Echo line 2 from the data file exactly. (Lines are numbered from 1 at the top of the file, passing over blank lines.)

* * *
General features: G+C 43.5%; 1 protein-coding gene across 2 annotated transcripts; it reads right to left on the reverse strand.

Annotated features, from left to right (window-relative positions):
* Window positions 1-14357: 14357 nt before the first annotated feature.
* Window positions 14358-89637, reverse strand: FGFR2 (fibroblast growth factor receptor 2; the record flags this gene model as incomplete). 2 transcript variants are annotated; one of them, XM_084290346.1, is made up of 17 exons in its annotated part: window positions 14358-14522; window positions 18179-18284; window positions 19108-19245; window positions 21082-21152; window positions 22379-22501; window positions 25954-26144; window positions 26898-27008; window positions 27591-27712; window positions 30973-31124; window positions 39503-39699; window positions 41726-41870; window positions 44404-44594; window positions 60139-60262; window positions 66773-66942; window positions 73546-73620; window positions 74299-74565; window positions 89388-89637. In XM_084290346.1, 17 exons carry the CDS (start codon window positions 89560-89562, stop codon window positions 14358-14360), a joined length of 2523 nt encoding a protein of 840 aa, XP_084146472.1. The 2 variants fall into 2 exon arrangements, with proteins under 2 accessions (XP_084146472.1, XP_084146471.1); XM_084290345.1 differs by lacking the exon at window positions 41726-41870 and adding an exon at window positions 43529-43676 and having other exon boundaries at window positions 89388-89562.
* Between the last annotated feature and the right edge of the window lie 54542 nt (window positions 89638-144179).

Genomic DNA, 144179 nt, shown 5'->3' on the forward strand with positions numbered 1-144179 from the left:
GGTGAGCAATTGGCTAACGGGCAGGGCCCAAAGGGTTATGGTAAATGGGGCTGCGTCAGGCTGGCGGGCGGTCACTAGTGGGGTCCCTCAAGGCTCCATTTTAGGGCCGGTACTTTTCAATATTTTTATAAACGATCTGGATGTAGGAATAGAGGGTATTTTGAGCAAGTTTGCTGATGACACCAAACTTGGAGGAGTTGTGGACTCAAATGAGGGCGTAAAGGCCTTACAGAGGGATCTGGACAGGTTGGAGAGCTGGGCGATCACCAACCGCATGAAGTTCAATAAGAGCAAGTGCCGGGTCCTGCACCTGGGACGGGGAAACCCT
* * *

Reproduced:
Annotated features, from left to right (window-relative positions):